Qualcomm is offering up to $15,000, approximately £12,000, to people who spot bugs in its modems and processors.
Qualcomm is offering up to $15,000, (£12,000), to people who spot bugs in its modems and processors.
The company, best-known for its mobile processors, has opened its Vulnerability Rewards Program, effectively a bug bounty scheme aimed at hunting down flaws its Snapdragon branded products.
The rewards for spotting bugs range from $1,000 (£800) for a low security rating flaw, moving up to $5,000 (£4,000) for high security risk flaws in modems and software bootloaders, and topping out at the full $15,000 if a critical bug is found in one of Qualcomm’s cellular modems.
The Vulnerability Rewards Program is pertinent given the reach of Qualcomm in both the consumer and business world.
A large amount the devices used in the LTE market use Qualcomm’s technology and multiple current-generation smartphones, such as Google’s Pixel XL flagship handset and mobiles from Samsung, LG, Motorola, HTC and Asus.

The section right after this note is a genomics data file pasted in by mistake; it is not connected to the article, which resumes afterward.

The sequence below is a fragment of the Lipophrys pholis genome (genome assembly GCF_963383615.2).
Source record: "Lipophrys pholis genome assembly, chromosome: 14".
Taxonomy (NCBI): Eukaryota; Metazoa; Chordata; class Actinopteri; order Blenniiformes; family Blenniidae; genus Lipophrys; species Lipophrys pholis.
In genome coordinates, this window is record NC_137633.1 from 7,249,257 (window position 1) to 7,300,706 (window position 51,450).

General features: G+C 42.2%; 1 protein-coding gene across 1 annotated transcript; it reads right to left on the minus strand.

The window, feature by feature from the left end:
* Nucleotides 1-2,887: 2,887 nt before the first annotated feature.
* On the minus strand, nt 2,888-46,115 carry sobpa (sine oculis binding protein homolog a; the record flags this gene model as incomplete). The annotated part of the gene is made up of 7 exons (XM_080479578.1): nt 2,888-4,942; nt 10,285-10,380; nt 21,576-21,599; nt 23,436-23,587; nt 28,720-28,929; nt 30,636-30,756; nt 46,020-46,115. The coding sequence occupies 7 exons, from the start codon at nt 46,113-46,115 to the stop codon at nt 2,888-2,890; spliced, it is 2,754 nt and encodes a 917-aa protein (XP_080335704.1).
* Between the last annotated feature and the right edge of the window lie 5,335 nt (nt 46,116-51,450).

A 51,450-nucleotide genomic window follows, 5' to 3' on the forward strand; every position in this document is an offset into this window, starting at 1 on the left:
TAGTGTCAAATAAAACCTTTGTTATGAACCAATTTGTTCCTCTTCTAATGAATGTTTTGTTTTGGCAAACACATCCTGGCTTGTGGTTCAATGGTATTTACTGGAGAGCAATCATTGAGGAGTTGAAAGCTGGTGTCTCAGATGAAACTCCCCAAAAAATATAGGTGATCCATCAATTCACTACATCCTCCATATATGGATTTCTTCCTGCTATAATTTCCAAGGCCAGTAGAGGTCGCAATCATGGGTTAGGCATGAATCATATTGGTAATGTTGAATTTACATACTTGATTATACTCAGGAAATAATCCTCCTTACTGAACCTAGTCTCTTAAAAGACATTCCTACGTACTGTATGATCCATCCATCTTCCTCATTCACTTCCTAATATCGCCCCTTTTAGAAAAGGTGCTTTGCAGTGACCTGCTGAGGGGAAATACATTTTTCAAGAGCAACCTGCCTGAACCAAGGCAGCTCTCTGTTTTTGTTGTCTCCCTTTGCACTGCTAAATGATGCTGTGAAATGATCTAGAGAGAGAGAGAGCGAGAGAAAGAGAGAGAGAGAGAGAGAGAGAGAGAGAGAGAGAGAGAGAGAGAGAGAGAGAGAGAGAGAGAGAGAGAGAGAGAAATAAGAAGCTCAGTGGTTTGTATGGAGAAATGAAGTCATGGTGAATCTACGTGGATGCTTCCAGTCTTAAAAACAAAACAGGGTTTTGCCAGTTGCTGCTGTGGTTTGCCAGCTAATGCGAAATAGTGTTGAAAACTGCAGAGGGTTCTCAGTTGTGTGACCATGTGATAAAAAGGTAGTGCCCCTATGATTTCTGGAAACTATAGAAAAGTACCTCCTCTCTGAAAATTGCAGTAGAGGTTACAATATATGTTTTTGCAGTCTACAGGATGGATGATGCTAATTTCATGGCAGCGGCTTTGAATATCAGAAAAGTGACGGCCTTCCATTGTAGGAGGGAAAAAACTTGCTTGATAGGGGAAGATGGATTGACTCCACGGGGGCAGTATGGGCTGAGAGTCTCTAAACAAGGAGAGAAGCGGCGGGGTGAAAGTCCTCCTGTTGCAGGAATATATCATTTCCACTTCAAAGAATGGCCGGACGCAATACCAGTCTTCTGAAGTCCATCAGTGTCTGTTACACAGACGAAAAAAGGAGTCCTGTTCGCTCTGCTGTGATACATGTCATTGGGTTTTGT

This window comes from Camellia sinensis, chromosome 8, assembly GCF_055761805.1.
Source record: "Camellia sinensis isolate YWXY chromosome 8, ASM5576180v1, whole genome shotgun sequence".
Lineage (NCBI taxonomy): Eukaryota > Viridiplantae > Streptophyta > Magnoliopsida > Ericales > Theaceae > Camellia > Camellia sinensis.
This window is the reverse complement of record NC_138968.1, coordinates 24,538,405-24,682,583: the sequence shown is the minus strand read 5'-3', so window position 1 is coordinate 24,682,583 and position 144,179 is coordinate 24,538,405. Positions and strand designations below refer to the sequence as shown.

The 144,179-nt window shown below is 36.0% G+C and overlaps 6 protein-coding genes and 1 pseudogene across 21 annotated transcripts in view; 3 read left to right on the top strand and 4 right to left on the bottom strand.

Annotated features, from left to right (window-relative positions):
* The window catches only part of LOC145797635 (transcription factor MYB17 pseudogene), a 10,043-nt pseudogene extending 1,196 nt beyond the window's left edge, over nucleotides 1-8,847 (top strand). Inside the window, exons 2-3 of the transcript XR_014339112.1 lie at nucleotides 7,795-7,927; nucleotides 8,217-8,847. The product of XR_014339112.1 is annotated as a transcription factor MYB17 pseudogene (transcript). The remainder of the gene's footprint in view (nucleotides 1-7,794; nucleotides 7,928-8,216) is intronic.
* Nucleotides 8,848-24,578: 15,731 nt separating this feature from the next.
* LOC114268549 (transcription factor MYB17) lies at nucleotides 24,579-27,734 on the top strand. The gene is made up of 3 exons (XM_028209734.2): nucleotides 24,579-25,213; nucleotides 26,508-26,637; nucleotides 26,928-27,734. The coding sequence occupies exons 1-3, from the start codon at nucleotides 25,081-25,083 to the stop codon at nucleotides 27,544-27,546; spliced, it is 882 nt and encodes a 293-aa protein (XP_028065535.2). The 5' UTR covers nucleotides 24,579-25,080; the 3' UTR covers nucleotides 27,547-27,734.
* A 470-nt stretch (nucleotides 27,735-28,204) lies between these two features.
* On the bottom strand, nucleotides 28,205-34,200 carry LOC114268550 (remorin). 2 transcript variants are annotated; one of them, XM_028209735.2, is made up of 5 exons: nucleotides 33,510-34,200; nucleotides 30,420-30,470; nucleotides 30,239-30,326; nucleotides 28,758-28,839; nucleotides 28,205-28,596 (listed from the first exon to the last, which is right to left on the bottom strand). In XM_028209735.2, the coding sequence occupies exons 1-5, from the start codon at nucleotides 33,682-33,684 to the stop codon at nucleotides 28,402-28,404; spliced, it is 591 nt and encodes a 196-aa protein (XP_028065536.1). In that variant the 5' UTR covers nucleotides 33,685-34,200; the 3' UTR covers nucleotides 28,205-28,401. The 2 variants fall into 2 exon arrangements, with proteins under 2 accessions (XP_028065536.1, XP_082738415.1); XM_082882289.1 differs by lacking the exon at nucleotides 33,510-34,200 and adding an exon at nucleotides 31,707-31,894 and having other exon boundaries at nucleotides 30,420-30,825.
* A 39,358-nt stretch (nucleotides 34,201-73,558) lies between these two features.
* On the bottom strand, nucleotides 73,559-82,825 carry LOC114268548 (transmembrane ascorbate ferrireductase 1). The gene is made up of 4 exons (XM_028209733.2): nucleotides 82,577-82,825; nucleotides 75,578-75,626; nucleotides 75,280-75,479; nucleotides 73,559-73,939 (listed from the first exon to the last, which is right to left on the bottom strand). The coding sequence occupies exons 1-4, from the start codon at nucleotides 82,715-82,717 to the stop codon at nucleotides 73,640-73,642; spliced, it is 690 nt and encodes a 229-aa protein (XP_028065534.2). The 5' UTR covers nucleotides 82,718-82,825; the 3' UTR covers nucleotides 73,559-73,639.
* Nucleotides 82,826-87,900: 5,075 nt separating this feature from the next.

One of the more recent bugs discovered in Qualcomm’s chipsets was found to have the potential to affect 900 million Android devices, so squashing the bugs before they can have an impact is certainly an important undertaking.
“We recognise that conducting security research often requires investing a large amount of time and skill in order to make an impact,” Qualcomm said.
“We are lucky enough to work with a top-notch community and have had good experiences in the past when working with security researchers. We definitely appreciate the hard work and effort that external security researchers have put into researching and improving security within the mobile ecosystem.
“At the current stage, the participation of this program is invitation-only. We are inviting security researchers who have made contributions to improve the security of our products in the past. We will gradually invite more security researchers into the program.”
Qualcomm has already been fairly active working with other companies to dig vulnerabilities in its mobile chips.
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